Pale Fire

Janine Dunn: cover the taken bone


May 18–June 22, 2024



In his essay “The Work of Local Culture,” American writer and agrarian Wendell Berry recalls a galvanized bucket that hung from a fencepost on his grandfather’s farm in Kentucky. For over fifty years, he watched the bucket gather fallen leaves, feathers, nuts and bugs. These materials naturally composted over time into several inches of black humus. On this phenomenon, Berry reflects: “I recognize there an artistry and a farming far superior to mine, or to that of any human. … It has been at work immemorially over most of the land surface of the world. All creatures die into it, and they live by it.” He then observes that a similar process of social accretion, through sharing and circulating stories, is integral to creating a vital local culture and bonded community.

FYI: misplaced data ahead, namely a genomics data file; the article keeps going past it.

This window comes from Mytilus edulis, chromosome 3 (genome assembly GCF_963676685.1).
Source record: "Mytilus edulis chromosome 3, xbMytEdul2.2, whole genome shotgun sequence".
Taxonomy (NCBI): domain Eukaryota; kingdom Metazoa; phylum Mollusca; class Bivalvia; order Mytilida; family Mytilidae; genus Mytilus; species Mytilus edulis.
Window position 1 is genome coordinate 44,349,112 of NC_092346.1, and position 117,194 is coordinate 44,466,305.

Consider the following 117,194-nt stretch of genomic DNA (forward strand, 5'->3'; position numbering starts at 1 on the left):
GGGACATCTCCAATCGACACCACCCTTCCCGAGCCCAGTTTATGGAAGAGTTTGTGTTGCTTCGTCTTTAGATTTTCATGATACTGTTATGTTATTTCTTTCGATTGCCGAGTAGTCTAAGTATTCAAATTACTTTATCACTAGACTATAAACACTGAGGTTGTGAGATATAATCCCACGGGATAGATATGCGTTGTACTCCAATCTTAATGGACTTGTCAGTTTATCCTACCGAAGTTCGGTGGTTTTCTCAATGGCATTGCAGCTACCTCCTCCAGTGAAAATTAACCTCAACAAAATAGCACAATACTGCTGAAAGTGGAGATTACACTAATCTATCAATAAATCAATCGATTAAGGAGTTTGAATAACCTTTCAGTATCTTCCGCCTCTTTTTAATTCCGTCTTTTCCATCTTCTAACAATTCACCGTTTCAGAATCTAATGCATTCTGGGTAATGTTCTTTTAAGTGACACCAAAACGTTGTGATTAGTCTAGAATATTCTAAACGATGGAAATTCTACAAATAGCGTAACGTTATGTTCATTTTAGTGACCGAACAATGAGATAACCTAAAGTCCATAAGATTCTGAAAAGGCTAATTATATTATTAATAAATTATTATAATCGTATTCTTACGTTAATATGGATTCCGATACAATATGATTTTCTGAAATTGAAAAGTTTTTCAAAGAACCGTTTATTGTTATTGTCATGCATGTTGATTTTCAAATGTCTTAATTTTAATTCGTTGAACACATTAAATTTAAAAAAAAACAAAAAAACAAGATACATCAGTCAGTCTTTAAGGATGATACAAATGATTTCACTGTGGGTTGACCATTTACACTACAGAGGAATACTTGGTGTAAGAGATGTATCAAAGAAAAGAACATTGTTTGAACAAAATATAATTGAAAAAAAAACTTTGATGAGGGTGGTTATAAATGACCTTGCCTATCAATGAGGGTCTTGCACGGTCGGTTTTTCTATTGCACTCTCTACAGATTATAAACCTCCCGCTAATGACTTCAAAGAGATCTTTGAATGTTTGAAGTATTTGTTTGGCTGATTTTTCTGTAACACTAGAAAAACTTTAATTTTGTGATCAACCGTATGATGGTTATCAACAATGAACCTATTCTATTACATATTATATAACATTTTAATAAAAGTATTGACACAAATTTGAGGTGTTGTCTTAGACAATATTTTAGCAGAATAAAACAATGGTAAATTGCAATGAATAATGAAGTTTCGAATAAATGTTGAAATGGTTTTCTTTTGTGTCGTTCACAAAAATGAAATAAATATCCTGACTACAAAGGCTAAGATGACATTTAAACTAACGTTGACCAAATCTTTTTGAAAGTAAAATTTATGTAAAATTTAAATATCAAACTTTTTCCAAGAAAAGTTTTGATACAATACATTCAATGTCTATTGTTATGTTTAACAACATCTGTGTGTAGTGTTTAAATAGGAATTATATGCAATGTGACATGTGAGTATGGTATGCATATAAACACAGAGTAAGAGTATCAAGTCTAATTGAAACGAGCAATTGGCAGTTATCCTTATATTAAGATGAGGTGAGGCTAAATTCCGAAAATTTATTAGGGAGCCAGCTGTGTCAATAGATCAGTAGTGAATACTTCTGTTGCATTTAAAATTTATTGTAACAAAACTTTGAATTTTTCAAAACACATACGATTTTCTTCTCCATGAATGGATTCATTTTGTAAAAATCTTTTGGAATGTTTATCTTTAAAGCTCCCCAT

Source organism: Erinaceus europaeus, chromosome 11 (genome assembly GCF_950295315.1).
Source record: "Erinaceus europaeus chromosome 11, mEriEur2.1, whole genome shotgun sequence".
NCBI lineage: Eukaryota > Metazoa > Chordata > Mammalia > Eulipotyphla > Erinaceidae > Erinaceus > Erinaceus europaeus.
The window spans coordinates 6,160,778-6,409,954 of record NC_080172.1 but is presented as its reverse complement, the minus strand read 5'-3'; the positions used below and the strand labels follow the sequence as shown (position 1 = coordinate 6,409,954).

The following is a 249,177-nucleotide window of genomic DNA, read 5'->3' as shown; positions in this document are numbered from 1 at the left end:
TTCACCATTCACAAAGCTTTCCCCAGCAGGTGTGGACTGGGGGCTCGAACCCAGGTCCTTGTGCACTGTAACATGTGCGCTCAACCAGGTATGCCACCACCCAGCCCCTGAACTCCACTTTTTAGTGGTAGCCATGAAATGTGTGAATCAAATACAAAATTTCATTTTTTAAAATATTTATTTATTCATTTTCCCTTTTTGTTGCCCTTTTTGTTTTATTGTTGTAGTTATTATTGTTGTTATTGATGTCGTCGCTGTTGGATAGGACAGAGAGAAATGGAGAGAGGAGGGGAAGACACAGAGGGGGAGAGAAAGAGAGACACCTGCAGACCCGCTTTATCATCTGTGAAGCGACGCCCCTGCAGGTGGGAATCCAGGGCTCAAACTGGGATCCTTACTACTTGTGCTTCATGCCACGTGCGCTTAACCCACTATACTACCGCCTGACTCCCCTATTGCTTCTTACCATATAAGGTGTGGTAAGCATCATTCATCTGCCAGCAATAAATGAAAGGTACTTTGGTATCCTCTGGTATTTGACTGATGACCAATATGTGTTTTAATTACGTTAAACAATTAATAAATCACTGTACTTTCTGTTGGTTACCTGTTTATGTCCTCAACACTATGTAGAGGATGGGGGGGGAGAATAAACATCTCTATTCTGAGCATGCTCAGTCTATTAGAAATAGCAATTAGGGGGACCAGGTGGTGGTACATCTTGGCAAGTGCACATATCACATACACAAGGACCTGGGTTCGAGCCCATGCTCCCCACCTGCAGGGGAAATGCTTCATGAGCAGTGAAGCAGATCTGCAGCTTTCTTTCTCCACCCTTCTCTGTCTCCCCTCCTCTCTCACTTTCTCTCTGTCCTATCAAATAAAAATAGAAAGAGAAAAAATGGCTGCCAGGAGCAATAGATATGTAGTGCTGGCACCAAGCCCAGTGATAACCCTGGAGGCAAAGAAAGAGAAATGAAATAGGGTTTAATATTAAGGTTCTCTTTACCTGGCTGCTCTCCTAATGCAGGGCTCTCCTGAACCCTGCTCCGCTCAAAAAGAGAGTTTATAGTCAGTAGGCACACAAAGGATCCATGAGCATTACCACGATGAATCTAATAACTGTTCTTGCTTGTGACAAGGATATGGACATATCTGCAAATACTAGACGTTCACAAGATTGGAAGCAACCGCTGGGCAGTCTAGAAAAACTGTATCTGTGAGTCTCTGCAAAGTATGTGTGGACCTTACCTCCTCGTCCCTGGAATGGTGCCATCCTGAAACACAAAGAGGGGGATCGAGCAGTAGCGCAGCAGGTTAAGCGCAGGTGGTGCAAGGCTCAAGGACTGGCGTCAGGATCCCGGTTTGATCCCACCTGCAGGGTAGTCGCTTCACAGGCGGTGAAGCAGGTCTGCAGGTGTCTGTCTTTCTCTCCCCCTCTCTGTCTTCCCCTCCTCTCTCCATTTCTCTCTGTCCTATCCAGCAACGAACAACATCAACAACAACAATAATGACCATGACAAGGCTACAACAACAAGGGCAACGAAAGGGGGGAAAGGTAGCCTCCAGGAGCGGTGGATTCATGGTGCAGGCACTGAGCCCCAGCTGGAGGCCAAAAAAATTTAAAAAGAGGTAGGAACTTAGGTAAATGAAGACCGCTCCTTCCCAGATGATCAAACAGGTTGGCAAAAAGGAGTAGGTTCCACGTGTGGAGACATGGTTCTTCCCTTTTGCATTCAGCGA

Janine Dunn has begun to share stories of daily life on her farm on the Sunshine Coast through painting. She draws on personal impressions of motherhood, animal husbandry, degradation and repair, shared labour and hospitality, and isolation and solitude. Dunn makes space for the work of dreams, symbols and archetypes to filter her narrative impulses. Influenced by the principles of the early twentieth-century purism movement, which valued basic forms stripped of decoration, she uses methods such as bisection, redaction and abstraction to distill her compositions into simplified figures.


Janine Dunn is an artist and farmer living in Gibsons, BC. Her work is inspired by her environment, agrarian culture and her community. Her paintings are suffused with people, animals, plants, rural architecture, machinery and tools. She works with industrial, agricultural and domestic materials and collaborates with the weather and elements to develop her canvases. In 2023, Dunn won a commission to create a permanent public art sculpture, called The Landing Eye, for the town of Gibsons.